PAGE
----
UK construction output dips for fifth consecutive month

construction-stockConstruction output across the UK fell more than expected in May, adding to concerns that the economy is in line for a sharp slowdown following the vote to quit the European Union.

Figures released by the Office for National Statistics (ONS) revealed that a drop in housebuilding caused the industry to decline for the fifth consecutive month.

According to the statistics, output fell 1.9 per cent year-on-year and 2.1 per cent in May compared with April.

When examining the three months (March, April, May 2016), output had fallen 2.1 per cent when compared to the previous three months (December, January, February).

The three months were also down 1.7 per cent on the same three months period in 2015.

Except for infrastructure, all other new work and repair and maintenance reported decreases, falling by 2.6 per cent and 1.4 per cent respectively.

The main contribution to the decrease came from private new housing which fell 3.5 per cent between the fourth and fifth months of the year, while overall new housing also fell 3.2 per cent.

However, Derek Shewan, chief operating officer of Robertson Group, said that despite the decrease in output, his firm remains “resilient”.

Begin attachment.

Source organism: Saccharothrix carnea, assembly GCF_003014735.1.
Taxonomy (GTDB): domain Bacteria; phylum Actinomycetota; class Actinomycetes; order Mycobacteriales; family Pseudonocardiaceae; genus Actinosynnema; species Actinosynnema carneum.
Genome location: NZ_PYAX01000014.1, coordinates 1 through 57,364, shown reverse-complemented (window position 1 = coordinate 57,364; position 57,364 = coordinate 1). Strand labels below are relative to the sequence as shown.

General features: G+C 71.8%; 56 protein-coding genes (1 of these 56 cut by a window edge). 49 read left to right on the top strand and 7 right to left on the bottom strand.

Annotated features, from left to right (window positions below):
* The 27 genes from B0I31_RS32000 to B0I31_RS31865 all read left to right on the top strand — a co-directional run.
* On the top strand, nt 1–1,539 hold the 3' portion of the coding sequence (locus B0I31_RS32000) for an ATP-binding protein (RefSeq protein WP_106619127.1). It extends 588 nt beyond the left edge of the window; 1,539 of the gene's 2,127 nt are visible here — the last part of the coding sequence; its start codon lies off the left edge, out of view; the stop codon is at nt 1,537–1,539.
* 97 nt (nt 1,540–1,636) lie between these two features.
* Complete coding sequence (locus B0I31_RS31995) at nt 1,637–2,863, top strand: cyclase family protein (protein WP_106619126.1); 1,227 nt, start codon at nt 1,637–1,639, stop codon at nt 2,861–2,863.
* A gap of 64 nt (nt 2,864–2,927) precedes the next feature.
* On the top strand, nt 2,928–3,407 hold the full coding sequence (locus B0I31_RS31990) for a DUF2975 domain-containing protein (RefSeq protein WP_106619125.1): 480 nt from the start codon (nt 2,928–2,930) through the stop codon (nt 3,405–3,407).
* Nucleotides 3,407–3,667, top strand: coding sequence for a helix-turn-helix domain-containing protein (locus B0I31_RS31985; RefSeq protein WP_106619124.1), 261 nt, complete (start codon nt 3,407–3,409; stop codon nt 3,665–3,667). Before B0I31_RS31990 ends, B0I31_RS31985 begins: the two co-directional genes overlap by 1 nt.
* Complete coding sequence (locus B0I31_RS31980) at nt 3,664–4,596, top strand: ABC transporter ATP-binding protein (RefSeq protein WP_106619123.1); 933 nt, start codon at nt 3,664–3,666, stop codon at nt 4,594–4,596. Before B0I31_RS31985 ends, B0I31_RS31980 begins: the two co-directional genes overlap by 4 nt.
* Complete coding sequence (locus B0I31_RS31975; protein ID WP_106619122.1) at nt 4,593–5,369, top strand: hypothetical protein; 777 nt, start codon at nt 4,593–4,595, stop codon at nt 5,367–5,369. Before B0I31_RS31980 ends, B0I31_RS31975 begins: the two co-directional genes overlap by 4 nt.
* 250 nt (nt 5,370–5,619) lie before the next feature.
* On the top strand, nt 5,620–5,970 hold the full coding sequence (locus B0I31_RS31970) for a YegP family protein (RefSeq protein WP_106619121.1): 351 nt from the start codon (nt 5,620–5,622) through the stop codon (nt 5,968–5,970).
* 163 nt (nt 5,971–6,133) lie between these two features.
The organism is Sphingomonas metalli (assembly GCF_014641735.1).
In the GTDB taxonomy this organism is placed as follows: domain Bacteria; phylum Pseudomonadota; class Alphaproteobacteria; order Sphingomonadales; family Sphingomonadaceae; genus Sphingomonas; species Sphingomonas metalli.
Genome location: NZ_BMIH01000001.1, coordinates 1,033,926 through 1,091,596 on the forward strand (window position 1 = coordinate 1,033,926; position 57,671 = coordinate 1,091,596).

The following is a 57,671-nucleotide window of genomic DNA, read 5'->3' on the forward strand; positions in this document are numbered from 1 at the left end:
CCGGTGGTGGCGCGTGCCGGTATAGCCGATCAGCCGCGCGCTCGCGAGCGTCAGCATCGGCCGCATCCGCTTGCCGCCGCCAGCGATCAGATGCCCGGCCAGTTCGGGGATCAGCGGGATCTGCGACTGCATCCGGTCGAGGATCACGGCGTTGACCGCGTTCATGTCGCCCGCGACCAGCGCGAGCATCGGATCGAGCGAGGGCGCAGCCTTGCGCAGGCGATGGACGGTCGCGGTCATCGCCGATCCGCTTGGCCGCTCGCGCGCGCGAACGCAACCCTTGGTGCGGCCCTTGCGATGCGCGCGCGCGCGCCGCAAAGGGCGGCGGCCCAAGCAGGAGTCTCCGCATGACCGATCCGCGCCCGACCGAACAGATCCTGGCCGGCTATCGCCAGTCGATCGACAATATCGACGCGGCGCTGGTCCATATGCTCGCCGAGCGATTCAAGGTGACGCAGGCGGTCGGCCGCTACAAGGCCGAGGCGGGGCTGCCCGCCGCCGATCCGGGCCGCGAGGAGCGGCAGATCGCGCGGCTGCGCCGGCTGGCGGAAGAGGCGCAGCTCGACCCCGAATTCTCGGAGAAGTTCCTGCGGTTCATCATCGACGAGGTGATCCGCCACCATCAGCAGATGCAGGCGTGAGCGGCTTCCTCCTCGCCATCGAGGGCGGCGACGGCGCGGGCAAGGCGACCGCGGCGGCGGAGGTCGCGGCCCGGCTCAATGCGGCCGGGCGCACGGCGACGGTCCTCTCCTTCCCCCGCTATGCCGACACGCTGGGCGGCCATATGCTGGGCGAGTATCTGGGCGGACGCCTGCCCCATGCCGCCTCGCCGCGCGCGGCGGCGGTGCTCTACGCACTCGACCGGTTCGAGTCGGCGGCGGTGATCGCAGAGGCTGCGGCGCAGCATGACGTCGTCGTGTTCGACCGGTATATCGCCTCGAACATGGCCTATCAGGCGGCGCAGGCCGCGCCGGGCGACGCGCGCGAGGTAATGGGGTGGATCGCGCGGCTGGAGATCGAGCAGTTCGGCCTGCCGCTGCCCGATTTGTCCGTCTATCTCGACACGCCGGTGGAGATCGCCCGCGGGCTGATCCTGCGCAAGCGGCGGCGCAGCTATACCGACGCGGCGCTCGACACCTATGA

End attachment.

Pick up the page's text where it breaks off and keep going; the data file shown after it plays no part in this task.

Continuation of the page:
“While the figures reveal a decrease in output in the wider industry, Robertson Group remains resilient during this drop,” he said.

“With 19 individual and diverse businesses that encompass the entire built environment lifecycle, it is our focus on innovation, productivity and business sustainability that help us through these challenging times.”

Allan Callaghan, managing director of Cruden Building & Renewals, said he remains cautiously optimistic.

He added: “While disappointing, we must remember these figures came during a time where the UK had faced a continued period of political and wider economic uncertainty. With last’s month’s decision to leave the European Union ending months’ of speculation, now is the time to take stock of the situation and review what it will mean for the construction and housebuilding sectors over the coming months.

“The sector by its very nature is adaptable, flexible and resilient having faced many challenges along the way. Cruden continues to strive forward with our planned activity and we continue to see significant demands in all our developments up and down the country.

“I am confident that Scotland’s housebuilding industry has the skills and forward thinking approach to continue its vital support of the wider economy, supporting future ONS figures as it does so.”

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